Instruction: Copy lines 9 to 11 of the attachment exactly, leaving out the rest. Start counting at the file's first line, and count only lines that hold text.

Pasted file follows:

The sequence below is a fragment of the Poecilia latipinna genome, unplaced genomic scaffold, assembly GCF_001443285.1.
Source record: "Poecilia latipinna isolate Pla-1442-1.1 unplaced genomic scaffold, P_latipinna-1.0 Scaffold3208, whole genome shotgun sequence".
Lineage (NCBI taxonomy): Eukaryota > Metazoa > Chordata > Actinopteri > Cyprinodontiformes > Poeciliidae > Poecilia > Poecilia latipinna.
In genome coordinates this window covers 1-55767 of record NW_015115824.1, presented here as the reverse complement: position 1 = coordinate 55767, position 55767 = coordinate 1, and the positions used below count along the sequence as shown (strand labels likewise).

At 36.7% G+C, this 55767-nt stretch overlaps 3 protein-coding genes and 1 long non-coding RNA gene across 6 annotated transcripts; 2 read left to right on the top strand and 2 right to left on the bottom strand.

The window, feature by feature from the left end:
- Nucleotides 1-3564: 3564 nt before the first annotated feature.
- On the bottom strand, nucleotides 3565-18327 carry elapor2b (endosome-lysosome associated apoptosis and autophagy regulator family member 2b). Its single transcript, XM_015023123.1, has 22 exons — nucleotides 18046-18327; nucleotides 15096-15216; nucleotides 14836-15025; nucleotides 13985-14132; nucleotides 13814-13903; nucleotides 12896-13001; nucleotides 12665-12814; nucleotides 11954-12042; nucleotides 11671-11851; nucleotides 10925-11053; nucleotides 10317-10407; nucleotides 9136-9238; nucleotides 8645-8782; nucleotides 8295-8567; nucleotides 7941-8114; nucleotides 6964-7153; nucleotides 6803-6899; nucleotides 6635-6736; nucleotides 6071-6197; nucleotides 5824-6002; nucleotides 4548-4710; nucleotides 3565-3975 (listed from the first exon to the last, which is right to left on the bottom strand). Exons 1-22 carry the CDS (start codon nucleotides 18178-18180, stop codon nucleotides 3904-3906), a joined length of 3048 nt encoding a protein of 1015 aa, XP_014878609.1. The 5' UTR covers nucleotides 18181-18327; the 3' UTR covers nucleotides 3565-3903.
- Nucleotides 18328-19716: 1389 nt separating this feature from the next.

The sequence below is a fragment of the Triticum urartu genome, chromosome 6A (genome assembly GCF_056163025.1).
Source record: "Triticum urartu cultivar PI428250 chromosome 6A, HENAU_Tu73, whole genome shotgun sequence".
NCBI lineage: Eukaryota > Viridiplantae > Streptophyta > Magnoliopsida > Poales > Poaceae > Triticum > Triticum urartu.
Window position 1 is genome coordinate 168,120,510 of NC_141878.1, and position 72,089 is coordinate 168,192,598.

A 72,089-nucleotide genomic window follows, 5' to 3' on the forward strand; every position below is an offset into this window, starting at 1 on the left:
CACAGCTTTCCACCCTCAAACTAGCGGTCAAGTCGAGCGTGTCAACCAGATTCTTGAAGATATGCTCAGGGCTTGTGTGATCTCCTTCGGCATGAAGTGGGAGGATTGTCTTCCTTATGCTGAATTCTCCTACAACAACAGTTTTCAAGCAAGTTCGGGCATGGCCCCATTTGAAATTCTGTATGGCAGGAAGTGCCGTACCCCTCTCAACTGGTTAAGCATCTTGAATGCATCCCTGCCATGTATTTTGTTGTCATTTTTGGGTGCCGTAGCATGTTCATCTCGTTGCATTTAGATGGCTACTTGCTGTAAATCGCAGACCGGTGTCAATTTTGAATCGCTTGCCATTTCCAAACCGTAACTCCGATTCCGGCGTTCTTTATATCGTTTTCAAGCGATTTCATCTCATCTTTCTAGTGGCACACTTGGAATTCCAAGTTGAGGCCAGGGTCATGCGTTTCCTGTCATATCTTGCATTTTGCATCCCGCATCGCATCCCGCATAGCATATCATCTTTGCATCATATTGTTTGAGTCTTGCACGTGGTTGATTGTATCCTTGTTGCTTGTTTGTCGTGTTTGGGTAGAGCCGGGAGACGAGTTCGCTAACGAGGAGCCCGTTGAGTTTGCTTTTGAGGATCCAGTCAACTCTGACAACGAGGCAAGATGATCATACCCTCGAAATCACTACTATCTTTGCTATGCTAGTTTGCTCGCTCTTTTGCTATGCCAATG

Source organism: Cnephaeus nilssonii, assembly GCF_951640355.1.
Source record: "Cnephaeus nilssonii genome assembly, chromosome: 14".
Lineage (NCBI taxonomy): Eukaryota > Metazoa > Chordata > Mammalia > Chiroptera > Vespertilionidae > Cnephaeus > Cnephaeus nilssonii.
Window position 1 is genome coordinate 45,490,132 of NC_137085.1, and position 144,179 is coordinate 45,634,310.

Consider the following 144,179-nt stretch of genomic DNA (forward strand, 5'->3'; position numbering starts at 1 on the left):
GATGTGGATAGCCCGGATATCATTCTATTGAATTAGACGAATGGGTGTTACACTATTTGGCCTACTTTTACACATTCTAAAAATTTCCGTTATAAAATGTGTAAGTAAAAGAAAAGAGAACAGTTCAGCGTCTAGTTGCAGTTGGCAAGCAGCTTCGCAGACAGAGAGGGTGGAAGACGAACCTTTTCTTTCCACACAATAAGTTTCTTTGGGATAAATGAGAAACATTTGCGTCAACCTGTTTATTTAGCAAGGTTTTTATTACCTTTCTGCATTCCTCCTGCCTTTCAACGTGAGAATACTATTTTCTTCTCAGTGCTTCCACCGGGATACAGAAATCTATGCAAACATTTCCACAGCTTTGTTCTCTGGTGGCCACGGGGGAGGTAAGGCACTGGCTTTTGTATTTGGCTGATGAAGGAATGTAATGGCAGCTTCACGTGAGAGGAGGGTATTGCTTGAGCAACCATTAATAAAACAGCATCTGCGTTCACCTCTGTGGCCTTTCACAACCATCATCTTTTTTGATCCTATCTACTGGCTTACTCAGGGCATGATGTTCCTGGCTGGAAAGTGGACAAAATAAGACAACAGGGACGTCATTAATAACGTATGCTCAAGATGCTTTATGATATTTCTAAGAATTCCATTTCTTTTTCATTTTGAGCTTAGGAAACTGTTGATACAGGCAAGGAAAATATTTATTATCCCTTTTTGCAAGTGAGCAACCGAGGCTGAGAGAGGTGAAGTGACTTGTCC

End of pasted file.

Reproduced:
- Nucleotides 18328-19716: 1389 nt separating this feature from the next.

The sequence below is a fragment of the Triticum urartu genome, chromosome 6A (genome assembly GCF_056163025.1).
Source record: "Triticum urartu cultivar PI428250 chromosome 6A, HENAU_Tu73, whole genome shotgun sequence".